//local storage update
      if (element.classList.contains("completed")) {
        updateStorage(element.id.split("_")[0], element.innerText, false);
      } else {
        updateStorage(element.id.split("_")[0], element.innerText, true);
      }
    };
  });

  //Edit Tasks
  editTasks = document.getElementsByClassName("edit");
  Array.from(editTasks).forEach((element, index) => {
    element.addEventListener("click", (e) => {
      //Stop propogation to outer elements (if removed when we click delete eventually rhw click will move to parent)
      e.stopPropagation();
      //disable other edit buttons when one task is being edited
      disableButtons(true);
      //update input value and remove div
      let parent = element.parentElement;
      newTaskInput.value = parent.querySelector("#taskname").innerText;
      //set updateNote to the task that is being edited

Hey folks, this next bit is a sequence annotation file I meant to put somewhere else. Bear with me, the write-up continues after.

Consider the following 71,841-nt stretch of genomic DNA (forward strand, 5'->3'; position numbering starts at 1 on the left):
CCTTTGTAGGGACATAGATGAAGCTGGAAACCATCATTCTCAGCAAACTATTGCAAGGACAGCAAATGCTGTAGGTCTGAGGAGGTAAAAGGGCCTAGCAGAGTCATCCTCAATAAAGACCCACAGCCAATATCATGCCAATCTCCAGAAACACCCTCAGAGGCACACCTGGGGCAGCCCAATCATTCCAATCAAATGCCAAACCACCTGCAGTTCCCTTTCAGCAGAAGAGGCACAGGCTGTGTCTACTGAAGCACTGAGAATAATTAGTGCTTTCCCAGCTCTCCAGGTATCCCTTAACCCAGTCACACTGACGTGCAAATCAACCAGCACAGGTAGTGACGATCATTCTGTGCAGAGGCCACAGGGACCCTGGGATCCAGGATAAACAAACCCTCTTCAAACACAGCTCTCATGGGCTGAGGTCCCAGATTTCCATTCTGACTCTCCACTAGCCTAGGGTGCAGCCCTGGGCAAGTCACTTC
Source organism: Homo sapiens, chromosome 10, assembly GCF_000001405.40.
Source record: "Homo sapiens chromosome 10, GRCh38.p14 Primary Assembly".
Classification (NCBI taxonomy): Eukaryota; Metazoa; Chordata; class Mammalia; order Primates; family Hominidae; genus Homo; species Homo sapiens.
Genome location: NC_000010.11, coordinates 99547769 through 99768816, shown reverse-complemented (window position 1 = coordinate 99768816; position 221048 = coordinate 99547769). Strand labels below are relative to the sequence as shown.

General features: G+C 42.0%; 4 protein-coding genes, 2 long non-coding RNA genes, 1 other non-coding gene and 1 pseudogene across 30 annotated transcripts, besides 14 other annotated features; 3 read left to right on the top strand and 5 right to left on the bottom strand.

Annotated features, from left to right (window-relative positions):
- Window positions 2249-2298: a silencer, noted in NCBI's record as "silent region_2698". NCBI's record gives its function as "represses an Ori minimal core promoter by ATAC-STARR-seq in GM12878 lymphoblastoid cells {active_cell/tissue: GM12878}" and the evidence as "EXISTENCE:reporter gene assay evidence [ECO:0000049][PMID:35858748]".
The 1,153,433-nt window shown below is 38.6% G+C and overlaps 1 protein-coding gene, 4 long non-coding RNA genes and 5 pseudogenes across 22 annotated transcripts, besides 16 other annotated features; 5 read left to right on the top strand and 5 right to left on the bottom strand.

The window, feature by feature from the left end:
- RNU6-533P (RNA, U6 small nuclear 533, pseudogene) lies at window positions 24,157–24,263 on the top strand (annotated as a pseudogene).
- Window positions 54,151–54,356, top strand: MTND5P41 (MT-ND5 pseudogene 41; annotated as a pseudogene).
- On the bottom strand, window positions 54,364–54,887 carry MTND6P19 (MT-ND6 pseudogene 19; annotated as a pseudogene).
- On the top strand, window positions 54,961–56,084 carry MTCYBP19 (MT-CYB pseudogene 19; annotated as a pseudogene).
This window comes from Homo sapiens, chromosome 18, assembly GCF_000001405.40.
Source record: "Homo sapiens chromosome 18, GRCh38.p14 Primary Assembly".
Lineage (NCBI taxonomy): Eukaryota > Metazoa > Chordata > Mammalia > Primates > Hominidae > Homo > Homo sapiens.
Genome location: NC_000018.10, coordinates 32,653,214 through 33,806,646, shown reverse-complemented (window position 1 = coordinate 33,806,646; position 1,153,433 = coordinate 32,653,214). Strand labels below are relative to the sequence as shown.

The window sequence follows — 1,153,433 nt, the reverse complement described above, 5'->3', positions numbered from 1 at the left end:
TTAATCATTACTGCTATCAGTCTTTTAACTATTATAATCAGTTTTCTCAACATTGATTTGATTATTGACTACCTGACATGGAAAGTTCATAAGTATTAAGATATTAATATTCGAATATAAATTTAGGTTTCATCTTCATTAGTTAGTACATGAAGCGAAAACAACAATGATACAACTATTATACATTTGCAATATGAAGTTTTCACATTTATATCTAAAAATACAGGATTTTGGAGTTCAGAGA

updateNote = parent.id;
      //remove task
      parent.remove();
    });
  });

  //Delete Tasks
  deleteTasks = document.getElementsByClassName("delete");
  Array.from(deleteTasks).forEach((element, index) => {
    element.addEventListener("click", (e) => {
      e.stopPropagation();
      //Delete from local storage and remove div
      let parent = element.parentElement;
      removeTask(parent.id);
      parent.remove();
      count -= 1;
    });
  });
};

//Disable Edit Button
const disableButtons = (bool) => {
  let editButtons = document.getElementsByClassName("edit");
  Array.from(editButtons).forEach((element) => {
    element.disabled = bool;